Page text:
Admittedly, part of the alertness was the stunning scenery. Where Britain gets concrete barriers and the occasional bit of countryside, Australia gets paradise at the roadside. Suddenly travelling slowly didn’t matter as much.
The Disco Sport, then, will get you from city to (vast) country with ease. Great, what about being used to shuttle stuff around? Well, two people’s gear for a week, a tent, two sleeping bags, a Frisbee, a large chunk of driftwood, food, a bottle of Laphroaig (evening use only), cameras, chargers… stuff. All in with room to spare.
In fact, keeping the various phones, cameras, power bricks and gear charged wasn’t a problem thanks to the billions of USB ports dotted around the place. Land Rover made it very difficult to have a flat battery in anything.
Now, the travel part is good, the city stuff is ace, but what about the odd places to drive it? Well, parking it near a beach was a doddle, because there was barely any in the car parks. Driving along a muddy track to a campsite would have been challenging for a normal car, but the mud and ruts were dealt with by pressing a button and letting the machine do its thing. It makes mildly uncomfortable motoring deliciously easy.
And, when we got to a campsite that looked a bit too Jason Voorhees for our liking, the nav pointed us towards the nearest hotel and Chinese restaurant. Lifestyle people don’t like getting murdered and neither do I, so chalk up another win for the Disco.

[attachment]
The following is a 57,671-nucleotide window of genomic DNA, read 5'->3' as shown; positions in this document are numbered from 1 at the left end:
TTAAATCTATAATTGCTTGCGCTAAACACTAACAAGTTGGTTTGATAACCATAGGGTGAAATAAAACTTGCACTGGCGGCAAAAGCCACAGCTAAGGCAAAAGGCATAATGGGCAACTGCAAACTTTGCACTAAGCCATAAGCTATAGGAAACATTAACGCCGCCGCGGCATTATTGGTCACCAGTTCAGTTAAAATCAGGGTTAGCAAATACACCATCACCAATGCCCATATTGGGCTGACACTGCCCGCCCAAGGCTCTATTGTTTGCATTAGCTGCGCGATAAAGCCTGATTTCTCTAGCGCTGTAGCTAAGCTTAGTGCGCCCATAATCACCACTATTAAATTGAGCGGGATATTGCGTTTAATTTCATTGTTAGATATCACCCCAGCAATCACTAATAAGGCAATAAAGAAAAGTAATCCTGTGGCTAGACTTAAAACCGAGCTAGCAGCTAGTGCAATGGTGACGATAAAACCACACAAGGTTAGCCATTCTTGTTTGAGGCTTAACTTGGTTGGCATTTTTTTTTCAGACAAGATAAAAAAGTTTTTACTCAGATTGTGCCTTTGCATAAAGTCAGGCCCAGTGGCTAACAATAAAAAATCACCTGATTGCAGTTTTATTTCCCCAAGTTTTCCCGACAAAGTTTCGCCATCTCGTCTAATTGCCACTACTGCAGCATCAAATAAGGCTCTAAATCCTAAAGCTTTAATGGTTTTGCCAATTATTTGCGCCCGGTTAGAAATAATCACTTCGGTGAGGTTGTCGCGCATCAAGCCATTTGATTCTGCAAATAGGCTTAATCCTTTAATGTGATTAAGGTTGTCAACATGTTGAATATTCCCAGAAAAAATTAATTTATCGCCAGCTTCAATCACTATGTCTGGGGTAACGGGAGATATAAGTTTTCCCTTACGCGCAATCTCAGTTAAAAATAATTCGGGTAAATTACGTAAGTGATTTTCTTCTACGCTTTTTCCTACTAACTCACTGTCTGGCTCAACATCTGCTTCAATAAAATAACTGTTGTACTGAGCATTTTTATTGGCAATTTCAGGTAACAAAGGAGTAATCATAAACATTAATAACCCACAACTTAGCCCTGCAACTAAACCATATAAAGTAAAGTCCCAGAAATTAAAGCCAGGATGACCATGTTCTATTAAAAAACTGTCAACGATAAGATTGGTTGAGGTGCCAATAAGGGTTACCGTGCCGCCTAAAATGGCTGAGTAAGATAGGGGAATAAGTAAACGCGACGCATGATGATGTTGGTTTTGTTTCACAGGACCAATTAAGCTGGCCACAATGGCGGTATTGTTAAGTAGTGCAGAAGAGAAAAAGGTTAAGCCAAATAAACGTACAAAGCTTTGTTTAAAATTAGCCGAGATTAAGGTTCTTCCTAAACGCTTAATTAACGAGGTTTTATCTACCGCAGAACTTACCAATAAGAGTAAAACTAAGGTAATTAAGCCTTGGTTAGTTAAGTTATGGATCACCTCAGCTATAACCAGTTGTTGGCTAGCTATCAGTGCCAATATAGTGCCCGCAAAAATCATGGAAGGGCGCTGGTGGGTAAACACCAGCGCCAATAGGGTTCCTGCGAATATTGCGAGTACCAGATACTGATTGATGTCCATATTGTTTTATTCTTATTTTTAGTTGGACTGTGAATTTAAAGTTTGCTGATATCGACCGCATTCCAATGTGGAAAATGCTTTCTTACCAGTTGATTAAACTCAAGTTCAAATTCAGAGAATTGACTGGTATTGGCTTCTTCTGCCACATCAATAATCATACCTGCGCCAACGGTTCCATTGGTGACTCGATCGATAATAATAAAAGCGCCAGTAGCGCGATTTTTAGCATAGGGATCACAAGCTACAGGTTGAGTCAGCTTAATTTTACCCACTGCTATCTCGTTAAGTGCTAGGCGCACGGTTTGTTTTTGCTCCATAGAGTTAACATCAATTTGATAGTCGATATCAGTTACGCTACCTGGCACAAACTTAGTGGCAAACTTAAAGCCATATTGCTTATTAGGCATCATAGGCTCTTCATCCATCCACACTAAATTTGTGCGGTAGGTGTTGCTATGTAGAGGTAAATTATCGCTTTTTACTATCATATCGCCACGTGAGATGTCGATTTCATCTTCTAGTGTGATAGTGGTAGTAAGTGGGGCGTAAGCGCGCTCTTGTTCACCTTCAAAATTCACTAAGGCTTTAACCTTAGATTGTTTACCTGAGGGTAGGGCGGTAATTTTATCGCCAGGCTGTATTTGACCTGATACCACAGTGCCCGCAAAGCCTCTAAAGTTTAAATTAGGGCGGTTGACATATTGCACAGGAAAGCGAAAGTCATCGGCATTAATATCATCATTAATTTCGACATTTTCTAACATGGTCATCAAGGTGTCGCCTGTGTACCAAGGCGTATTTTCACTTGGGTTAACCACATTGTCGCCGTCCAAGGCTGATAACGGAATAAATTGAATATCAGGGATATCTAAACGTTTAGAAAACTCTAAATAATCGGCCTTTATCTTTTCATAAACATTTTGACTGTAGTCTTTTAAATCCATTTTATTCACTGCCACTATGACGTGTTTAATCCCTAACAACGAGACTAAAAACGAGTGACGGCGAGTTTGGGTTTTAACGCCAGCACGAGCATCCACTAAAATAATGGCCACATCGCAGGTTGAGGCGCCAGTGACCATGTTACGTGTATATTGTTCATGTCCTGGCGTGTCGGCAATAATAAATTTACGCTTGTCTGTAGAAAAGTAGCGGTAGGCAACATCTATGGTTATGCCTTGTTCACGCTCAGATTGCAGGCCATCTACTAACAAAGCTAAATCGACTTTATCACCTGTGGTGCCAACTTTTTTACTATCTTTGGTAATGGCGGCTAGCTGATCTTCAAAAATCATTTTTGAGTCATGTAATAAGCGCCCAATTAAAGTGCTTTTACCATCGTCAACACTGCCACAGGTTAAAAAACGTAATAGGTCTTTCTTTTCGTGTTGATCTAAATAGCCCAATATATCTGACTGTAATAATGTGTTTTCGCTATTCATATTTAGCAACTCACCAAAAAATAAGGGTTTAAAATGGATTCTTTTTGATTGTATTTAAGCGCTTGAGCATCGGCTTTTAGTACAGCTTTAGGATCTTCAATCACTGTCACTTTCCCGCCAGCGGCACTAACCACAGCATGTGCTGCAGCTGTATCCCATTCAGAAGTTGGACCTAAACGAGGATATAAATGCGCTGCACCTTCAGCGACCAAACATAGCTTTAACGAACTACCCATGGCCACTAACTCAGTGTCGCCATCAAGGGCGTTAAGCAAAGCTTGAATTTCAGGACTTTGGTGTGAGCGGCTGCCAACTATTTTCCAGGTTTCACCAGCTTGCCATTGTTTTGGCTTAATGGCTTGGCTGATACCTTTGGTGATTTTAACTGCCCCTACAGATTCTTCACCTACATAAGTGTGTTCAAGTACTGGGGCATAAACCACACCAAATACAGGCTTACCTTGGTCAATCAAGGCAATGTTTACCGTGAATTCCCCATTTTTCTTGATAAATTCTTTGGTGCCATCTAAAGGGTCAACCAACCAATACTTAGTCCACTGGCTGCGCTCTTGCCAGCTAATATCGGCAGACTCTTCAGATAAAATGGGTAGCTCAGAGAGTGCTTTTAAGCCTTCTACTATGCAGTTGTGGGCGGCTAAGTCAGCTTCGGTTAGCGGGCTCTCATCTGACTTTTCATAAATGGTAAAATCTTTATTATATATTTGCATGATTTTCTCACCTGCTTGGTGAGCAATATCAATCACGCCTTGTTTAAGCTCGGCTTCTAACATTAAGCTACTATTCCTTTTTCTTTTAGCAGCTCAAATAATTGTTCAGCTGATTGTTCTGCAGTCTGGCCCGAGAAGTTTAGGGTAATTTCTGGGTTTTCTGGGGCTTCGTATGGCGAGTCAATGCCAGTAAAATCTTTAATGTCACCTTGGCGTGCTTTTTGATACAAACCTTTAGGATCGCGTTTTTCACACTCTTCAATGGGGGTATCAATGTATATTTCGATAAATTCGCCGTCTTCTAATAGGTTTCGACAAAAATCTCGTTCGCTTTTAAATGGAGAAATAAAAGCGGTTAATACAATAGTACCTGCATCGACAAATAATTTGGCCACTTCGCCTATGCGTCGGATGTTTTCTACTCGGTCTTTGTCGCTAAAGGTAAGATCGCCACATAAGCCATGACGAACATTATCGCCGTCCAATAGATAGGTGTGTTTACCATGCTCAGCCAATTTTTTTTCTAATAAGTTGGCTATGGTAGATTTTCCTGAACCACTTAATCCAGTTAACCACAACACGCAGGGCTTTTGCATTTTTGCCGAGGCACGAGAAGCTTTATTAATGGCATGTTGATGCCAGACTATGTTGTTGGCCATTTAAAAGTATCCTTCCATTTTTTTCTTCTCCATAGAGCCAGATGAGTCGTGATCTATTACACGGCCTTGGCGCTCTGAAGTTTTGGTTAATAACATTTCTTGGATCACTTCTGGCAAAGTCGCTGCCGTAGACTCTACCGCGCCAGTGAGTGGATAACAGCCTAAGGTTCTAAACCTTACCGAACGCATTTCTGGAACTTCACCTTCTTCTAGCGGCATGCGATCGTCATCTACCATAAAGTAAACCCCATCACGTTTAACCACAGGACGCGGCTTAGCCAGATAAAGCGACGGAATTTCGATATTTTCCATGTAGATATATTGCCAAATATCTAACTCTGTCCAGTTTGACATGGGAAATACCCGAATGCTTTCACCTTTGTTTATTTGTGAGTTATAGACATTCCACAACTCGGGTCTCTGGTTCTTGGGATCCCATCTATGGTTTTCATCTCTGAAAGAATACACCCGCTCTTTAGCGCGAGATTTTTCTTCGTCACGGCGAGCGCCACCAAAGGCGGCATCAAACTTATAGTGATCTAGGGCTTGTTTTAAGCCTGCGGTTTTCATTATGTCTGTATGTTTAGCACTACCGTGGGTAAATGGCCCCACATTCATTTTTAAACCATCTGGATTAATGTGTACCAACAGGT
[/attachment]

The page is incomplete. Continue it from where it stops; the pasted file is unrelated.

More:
Australia’s drivers have a bit of reputation for being a little unhinged. This is entirely deserved, but mercifully the various warning systems that came with the car alerted me to being run off the road by an errant Bruce or Shelia in a knackered Toyota. Aside from the letterbox rear window the visibility was solid as well, so seeing someone barrelling up behind wasn’t too much of an issue. Should they get too close for comfort, the 2-litre diesel motor has a modest 180bhp, but it was enough for the car.
A ‘dynamic’ setting did allow me to have some old school fun. I say fun – it’s an offroader, not a sports car in any way. It likes to lean in to corners, and its nine-speed gearbox, while fast, isn’t the slickest in the world. Still, you can get a bit tyre-squealy if you want.
After a week of long hours, filling it with sand, charging all the things, being used as a bed, dining room, map, shelter, tour guide, and thing of wonder (the locals seemed to love it), I understand the Disco Sport a little better. It’s not just an Evoque in North Face gear, it’s not an excuse for the middle classes to say ‘Oh, we just bought a Discovery…’, it’s a wonderful thing.
Wonderful because Land Rover knows it’ll be used for just the stuff I spent a week subjecting it to, but they wanted to make sure that if there’s a bit more sand, or a deeper puddle, or a nasty road to a camp site you’ll have confidence that the car’ll make it through unscathed, your tent won’t dislodge and unfold itself in the boot, and your iPhone won’t stop charging in the process. As a car it’s not the best in the world, but as something to see the world in? It ain’t bad.